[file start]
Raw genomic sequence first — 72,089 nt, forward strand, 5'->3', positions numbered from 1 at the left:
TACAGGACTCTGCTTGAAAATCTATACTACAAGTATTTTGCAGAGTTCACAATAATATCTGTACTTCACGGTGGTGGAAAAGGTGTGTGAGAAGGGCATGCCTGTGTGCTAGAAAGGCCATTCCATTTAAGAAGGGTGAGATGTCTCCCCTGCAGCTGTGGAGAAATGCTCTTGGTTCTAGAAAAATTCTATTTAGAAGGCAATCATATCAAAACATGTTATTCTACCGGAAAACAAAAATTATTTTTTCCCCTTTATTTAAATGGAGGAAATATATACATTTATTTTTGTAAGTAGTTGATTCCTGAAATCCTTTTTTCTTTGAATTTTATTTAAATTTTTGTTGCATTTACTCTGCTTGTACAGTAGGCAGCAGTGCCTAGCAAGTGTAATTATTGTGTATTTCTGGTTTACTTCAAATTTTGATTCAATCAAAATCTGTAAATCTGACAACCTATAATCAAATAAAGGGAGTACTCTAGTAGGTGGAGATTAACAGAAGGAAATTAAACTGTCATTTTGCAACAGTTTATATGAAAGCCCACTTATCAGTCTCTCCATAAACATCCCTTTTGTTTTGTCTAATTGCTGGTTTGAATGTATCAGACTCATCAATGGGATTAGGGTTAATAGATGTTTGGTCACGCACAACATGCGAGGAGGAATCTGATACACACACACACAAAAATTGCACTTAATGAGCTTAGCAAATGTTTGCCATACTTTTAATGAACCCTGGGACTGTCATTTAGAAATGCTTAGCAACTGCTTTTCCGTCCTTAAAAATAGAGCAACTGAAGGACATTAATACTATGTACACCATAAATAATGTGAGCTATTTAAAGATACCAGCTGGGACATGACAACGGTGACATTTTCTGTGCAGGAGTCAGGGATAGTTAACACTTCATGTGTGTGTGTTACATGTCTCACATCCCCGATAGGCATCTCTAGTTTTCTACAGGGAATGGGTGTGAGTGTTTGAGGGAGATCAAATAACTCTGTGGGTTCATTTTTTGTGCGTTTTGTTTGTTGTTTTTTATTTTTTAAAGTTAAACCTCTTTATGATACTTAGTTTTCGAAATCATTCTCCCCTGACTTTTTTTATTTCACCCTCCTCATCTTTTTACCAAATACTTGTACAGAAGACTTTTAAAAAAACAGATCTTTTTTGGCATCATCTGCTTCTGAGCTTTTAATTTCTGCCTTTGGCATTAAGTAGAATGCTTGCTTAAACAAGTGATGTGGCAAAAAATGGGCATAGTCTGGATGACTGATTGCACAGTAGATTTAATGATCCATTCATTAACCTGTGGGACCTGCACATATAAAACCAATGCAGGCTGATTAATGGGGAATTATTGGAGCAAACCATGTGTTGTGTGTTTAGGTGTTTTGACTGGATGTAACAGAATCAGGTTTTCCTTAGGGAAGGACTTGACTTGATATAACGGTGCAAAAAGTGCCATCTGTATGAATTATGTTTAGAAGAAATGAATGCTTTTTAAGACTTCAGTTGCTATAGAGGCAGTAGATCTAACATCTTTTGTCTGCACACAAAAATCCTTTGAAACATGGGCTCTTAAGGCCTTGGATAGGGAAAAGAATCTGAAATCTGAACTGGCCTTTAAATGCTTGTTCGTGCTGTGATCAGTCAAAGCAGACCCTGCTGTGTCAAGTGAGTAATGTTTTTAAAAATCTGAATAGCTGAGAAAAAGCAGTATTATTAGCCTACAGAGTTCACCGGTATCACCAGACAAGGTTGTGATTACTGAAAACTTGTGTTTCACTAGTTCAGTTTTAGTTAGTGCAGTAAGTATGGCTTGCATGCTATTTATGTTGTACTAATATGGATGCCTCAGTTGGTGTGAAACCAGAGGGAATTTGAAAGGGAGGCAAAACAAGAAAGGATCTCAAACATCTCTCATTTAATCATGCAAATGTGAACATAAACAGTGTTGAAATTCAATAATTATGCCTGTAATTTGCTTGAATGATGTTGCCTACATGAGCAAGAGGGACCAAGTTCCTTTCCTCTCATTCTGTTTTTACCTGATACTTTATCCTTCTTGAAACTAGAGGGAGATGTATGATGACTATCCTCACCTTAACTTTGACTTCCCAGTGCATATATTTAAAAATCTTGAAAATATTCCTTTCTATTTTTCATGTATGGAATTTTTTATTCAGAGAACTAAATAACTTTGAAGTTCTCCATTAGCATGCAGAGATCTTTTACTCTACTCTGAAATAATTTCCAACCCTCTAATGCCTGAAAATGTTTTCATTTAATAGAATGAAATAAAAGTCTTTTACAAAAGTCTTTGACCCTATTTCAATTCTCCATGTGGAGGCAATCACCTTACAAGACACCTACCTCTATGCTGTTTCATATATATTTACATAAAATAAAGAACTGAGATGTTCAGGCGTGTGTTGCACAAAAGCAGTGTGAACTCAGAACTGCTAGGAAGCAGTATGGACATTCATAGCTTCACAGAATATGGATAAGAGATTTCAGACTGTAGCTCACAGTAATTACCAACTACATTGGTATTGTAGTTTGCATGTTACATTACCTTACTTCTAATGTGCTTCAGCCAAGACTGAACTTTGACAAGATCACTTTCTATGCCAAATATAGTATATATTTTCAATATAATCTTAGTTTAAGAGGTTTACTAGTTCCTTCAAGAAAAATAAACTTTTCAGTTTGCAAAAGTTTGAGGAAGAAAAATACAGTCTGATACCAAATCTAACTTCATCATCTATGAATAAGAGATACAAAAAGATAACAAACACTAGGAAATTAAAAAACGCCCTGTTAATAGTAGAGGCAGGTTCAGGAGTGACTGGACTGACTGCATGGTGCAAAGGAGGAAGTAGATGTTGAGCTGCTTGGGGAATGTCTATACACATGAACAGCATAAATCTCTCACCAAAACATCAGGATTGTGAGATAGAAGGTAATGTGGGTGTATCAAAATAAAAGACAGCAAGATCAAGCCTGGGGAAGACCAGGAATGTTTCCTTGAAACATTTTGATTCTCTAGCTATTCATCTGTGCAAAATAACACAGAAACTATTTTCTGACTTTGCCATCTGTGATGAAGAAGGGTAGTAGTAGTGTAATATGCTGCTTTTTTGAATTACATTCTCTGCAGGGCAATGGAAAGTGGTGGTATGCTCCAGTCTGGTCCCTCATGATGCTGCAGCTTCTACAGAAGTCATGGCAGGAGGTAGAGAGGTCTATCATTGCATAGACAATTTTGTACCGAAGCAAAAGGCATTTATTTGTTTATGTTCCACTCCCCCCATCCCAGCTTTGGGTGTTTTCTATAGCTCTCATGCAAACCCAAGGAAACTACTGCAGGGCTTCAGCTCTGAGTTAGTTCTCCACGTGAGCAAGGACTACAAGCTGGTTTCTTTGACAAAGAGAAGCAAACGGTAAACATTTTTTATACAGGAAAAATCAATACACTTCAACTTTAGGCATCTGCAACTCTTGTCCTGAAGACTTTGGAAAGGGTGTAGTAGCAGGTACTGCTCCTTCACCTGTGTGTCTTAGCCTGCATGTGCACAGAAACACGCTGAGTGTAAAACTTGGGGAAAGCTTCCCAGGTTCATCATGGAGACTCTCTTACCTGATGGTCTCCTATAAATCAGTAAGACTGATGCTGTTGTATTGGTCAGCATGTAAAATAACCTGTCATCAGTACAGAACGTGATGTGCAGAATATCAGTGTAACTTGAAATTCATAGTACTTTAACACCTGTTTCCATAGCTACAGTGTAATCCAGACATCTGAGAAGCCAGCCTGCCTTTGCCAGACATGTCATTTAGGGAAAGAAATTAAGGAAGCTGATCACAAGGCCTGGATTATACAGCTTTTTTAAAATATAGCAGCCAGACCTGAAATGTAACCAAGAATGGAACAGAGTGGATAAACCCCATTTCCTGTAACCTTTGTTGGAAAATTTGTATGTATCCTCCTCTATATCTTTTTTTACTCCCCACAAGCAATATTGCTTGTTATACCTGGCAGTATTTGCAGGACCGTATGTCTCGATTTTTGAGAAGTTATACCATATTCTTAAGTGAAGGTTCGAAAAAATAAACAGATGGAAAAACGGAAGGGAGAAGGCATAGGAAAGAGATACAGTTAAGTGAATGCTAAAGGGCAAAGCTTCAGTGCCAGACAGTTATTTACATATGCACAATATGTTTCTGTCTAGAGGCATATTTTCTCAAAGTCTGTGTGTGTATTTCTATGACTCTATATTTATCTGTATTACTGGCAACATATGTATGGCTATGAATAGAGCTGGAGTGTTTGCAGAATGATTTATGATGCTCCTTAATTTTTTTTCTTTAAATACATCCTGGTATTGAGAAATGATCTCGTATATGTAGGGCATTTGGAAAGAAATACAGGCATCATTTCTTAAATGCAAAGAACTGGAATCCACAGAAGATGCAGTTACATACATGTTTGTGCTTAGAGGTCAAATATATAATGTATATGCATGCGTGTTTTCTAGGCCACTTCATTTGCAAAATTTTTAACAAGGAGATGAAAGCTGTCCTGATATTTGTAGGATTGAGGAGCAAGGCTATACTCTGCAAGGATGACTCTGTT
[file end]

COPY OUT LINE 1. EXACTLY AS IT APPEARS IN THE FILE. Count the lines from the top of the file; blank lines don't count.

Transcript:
Raw genomic sequence first — 72,089 nt, forward strand, 5'->3', positions numbered from 1 at the left: